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Brown Bears send players to college: Musselman to compete at Division I

Posted: Friday, April 16, 2010

Jake Musselman has made Kenai River Brown Bears history.

Photos By M. Scott Moon
Photos By M. Scott Moon
Kenai River's Jake Musselman controls the puck Friday. The defenseman has signed to play Division I for the Air Force Academy.

The 21-year-old defenseman recently committed to the U.S. Air Force Academy. He will become the first Brown Bear to go directly from the team to NCAA Division I hockey.

Patrick Sullivan, who played with Kenai River last season, committed to Canisus College for the 2010-11 season. Former Brown Bear, Andrej Sustr, signed with the University of Nebraska Omaha. Sustr played with Kenai River during the 2008-09 season.

"I'm superexcited to go," Musselman said Wednesday. "I'm kind of in shock still. Probably my top goal in hockey was to go DI."

His former North American Hockey League coach, Oliver David, and future Air Force coach, Frank Serratore, both said Musselman's best attribute is his skating ability.

"He was always a very dynamic player," David said Wednesday via cell phone. "His skating ability alone propels him to the top of the ladder. He's been singled out for that ability."

"Jake is short, but stocky and strong, and most importantly, Jake is an exceptionally strong skater," Serratore said Wednesday via e-mail.

Musselman has been part of Kenai River's franchise since its inception three years ago. He played just five games with Springfield before being traded to the Brown Bears during the 2007-08 season.

"I had a great time," Musselman said of his time spent in Alaska. "The community there is just great."

Playing in the NAHL gave Musselman collegiate exposure.

"Definitely, it got me looks from colleges," he said. "It helps that we have good teams in our division, too."

Musselman said there were always scouts when he played at Wenatchee (Wash.) and Fairbanks.

Musselman's resolve and competitiveness make him an elite hockey player, David said.

"He's very firey. He's very competitive," he said. "He's a team guy. Everybody loved him on the team."

Having grown up in Littleton, Col., just under an hour from the Air Force Academy, Musselman played Midget AAA hockey with Serratore's twin sons, Tim and Tom.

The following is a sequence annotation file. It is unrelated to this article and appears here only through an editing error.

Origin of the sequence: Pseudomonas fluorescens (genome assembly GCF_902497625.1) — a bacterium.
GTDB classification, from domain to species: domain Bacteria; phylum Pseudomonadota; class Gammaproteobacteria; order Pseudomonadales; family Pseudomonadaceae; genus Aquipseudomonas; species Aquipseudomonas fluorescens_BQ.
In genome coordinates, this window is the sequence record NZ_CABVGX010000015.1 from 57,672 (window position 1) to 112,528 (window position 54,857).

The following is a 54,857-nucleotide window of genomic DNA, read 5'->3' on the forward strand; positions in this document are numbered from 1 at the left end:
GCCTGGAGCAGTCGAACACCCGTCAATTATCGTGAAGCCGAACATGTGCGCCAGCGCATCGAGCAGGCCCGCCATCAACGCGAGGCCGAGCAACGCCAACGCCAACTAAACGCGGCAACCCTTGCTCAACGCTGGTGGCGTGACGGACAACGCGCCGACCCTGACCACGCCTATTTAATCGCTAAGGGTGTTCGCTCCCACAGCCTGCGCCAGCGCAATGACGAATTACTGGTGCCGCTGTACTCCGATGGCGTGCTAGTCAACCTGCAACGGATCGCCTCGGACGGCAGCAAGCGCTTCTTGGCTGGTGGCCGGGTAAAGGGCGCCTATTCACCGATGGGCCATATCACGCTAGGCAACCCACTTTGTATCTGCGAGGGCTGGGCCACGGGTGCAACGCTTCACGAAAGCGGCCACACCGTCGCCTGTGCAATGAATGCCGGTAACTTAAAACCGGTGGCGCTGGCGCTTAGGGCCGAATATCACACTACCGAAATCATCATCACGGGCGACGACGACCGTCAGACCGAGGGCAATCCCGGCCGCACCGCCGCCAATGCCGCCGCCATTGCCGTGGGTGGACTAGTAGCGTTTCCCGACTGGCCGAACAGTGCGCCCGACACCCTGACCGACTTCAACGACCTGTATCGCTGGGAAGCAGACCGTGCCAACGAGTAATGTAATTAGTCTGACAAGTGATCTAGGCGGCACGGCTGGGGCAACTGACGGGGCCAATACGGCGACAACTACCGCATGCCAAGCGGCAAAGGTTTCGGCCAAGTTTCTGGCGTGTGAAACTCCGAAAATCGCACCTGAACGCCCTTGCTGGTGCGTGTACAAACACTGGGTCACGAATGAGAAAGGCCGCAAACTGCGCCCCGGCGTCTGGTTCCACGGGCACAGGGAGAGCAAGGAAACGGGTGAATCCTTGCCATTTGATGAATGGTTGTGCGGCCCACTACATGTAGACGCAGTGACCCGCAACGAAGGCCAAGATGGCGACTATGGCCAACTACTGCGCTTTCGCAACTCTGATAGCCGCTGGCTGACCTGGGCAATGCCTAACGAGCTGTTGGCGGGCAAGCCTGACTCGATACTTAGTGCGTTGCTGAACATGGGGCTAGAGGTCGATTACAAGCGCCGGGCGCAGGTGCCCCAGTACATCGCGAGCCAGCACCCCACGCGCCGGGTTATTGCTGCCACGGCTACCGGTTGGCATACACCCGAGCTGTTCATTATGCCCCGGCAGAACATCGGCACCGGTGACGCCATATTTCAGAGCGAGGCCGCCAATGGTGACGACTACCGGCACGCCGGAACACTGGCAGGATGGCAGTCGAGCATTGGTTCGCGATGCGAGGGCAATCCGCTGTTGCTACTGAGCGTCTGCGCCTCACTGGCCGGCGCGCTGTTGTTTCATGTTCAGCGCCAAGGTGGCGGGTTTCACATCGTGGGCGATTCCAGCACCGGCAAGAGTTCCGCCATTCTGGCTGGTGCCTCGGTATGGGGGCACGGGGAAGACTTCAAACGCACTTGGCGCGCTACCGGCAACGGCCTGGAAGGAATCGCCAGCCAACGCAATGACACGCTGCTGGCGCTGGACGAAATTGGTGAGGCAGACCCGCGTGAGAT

"He already knew about me before I went to juniors," Musselman said.

Once he visited the school, Musselman's concerns over the military requirements were eased, he said. Musselman said he's excited to be back in his home state and playing Division I hockey not far from where he grew up.

A 10-game winning streak throughout November and December propelled the Falcons to their fourth-consecutive Atlantic Hockey Association Final Four and fourth-straight winning season at 16-15-6 overall.

Air Force finished third out of the 10-team league. AHA top-seeded Rochester Institute of Technology earned its first trip to the Frozen Four this year.

Musselman is one of nine incoming freshmen, all of whom were recruited from the NAHL. This season, 16 of Air Force's 24 players were former NAHL players, Serratore said.

"The majority of our team is from the NAHL, as we must recruit United States citizens," he said.

Serratore said Musselman should develop well at the next level.

"We recruited Jake because he is physically strong for a short man and is an exceptional skater," he said. "We believe these attributes will provide a solid foundation in which to build his game. How much depth he eventually adds to his game will be predicated upon his determination, ability level and willingness to except roles."

Serratore anticipates Musselman will play a key role on the Falcons' blue line in the coming years.

"At a minimum, we would like to see Jake eventually develop into a solid 5-6 defenseman, who plays a regular shift and kills penalties," he said. "Obviously we would like to see him become more, but this is what we hope to get from him at a minimum."

Musselman is confident he can make the transition to Division I hockey.

"I think I'll be fine. My skill set is pretty much there," he said.

Playing smarter hockey is essential as a player moves up, Musselman said.

"Players just don't make as many mistakes at that level," he said.

Musselman, who must report to boot camp in June, is leaning toward majoring in engineering, but said he hasn't decided.

Playing with Kenai River, which has just 38 total wins in three seasons, Musselman's statistics aren't among the best in the league. However, he still attracted collegiate attention.

"I'm glad that he's been given the opportunity despite not necessarily putting up great numbers," David said. "Musselman's talent can't be denied. Musselman has some serious talent."

Mike Nesper can be reached at mike.nesper@peninsulaclarion.com.



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